Another Dust Bowl?
I’m fairly certain that anyone who’s involved in agriculture has heard of the Dust Bowl. Next week, April 14th, marks the 82nd anniversary of “Black Sunday”. The Dust Bowl began as the rain ended in the summer of 1931 and continued for nearly a decade. I found the video below, and didn’t think I would watch the entire presentation because it was 50 minutes long, but once I started I couldn’t stop until the very end. To see the pictures and hear the personal accounts is heart-wrenching education that we all need to review each and every year. This period of time was marked with some remarkable activity:
- “Black blizzards” – the blowing dirt so thick it turned day into night
- The consideration of suicide because it was believed the end of the world was near
- Static electricity in the air that killed crops
- Clubbing to death thousands of jackrabbits as they came from the north desperately searching for food
- Illness called dust pneumonia because of dirt that got into peoples’ eyes, ears, nose and throat
- Experimentation with explosives in an attempt to make it rain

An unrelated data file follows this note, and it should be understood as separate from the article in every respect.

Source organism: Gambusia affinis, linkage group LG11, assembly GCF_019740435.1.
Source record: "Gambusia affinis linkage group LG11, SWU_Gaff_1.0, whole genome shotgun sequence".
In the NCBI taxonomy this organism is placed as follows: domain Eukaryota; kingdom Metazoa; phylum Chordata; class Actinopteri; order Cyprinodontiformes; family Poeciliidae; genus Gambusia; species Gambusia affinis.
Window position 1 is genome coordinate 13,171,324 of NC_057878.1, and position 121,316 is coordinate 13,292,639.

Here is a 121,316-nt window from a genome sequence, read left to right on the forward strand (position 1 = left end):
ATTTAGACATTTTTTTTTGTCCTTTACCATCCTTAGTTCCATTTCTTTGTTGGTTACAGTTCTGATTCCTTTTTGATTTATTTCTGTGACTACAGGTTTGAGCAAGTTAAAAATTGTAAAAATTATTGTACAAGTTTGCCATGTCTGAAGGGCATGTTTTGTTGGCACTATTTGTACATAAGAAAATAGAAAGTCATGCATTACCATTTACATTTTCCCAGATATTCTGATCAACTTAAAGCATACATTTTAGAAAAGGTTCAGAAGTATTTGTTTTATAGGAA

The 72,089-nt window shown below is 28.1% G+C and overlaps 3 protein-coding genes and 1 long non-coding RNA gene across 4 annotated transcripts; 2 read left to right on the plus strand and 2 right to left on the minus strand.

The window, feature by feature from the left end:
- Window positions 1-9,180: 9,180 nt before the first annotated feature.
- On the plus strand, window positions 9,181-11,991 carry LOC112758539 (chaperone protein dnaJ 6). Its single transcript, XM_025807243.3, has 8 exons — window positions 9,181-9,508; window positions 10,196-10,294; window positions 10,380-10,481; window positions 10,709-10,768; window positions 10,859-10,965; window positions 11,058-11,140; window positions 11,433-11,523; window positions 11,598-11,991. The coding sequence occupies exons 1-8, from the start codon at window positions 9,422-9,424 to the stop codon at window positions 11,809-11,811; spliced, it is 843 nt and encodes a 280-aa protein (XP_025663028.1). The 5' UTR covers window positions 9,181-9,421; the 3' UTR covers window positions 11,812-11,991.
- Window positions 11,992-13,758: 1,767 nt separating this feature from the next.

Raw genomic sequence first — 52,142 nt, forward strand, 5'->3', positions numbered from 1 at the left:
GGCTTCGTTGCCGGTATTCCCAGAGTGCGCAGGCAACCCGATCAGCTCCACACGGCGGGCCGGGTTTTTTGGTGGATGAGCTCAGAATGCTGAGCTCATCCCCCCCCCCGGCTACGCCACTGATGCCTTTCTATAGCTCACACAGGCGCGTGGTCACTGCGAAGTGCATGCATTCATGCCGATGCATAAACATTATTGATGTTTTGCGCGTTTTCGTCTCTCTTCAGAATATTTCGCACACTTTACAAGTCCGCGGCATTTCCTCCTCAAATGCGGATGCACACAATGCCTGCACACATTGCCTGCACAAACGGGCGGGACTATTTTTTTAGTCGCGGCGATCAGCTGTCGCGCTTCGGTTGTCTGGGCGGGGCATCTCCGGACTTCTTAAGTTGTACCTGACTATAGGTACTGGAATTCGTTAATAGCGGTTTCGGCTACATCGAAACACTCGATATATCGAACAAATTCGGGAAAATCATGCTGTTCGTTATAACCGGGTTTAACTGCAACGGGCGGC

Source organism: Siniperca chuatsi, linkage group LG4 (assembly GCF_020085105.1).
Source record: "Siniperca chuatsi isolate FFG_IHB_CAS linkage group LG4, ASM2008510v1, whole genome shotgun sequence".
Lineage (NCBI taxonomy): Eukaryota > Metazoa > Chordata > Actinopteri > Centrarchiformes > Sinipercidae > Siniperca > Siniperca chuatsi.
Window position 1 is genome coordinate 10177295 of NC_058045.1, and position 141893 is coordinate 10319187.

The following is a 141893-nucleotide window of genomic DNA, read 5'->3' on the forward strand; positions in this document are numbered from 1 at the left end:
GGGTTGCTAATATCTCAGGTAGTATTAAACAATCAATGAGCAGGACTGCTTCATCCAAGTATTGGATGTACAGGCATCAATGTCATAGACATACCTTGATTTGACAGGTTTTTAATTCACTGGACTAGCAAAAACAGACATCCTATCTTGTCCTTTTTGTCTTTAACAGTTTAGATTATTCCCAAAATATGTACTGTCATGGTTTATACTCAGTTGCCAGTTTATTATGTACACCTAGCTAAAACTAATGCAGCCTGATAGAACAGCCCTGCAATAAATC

But there were positives that emerged as well: (The government) recognizing the importance of supporting farmers because ensuring their success meant success for everyone, and the need for soil conservation which resulted in innovations in farming equipment and practices.
So could something like this ever happen again? We’d like to think that it wouldn’t, because after all, we’re a lot smarter and technologically advanced than we were 85 years ago. But there’s a new study from researchers at the University of Chicago who think we could be wrong. They simulated a Dust Bowl-style drought on modern crops so they could analyze the results and found some disturbing information. These researchers estimate that yield losses would be approximately 50% worse than during the drought of 2012, and calculated that yields would decrease by another 25% for every degree (Celsius) the temperature rises.
These are bankruptcy and starvation percentages.
So the question is “Why?” In this day and age the continued susceptibility of crops to drought is simply because most popular modern seeds aren’t designed to withstand extreme dry spells, but to increase yield. Fortunately there are farmers and scientists who are looking into species and varieties that can handle low precipitation and high heat, and while this isn’t the norm, these researchers propose that maybe it should be.
My father who was born in 1922, experienced this historic drought as a young farm boy, but he never talked about it a whole lot. And as the generations that lived through this event disappear and society moves further away from that reality, I can only hope that the lessons it provided live forever.
-Terry Olson, Titan Outlet Store Team